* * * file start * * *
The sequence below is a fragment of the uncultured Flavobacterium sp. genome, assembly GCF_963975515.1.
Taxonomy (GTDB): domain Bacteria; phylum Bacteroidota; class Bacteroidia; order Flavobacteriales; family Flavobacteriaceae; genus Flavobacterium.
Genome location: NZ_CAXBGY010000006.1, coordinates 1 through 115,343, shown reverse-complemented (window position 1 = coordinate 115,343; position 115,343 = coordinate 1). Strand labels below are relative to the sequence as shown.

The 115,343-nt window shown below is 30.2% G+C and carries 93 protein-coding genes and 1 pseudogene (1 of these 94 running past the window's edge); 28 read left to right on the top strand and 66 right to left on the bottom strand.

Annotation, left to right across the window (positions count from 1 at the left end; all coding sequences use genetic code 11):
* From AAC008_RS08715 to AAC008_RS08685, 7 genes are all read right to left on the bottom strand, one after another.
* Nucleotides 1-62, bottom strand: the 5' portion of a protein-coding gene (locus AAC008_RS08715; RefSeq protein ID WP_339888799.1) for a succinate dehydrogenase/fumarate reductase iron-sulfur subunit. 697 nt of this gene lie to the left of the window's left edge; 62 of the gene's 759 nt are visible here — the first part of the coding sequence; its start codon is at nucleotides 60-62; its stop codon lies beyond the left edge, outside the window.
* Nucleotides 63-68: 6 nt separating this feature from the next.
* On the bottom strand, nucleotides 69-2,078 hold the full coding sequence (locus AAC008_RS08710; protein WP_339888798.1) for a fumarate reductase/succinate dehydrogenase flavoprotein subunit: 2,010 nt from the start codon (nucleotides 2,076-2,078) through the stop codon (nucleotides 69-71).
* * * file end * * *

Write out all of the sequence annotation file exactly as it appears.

The sequence below is a fragment of the uncultured Flavobacterium sp. genome, assembly GCF_963975515.1.
Taxonomy (GTDB): domain Bacteria; phylum Bacteroidota; class Bacteroidia; order Flavobacteriales; family Flavobacteriaceae; genus Flavobacterium.
Genome location: NZ_CAXBGY010000006.1, coordinates 1 through 115,343, shown reverse-complemented (window position 1 = coordinate 115,343; position 115,343 = coordinate 1). Strand labels below are relative to the sequence as shown.

The 115,343-nt window shown below is 30.2% G+C and carries 93 protein-coding genes and 1 pseudogene (1 of these 94 running past the window's edge); 28 read left to right on the top strand and 66 right to left on the bottom strand.

Annotation, left to right across the window (positions count from 1 at the left end; all coding sequences use genetic code 11):
* From AAC008_RS08715 to AAC008_RS08685, 7 genes are all read right to left on the bottom strand, one after another.
* Nucleotides 1-62, bottom strand: the 5' portion of a protein-coding gene (locus AAC008_RS08715; RefSeq protein ID WP_339888799.1) for a succinate dehydrogenase/fumarate reductase iron-sulfur subunit. 697 nt of this gene lie to the left of the window's left edge; 62 of the gene's 759 nt are visible here — the first part of the coding sequence; its start codon is at nucleotides 60-62; its stop codon lies beyond the left edge, outside the window.
* Nucleotides 63-68: 6 nt separating this feature from the next.
* On the bottom strand, nucleotides 69-2,078 hold the full coding sequence (locus AAC008_RS08710; protein WP_339888798.1) for a fumarate reductase/succinate dehydrogenase flavoprotein subunit: 2,010 nt from the start codon (nucleotides 2,076-2,078) through the stop codon (nucleotides 69-71).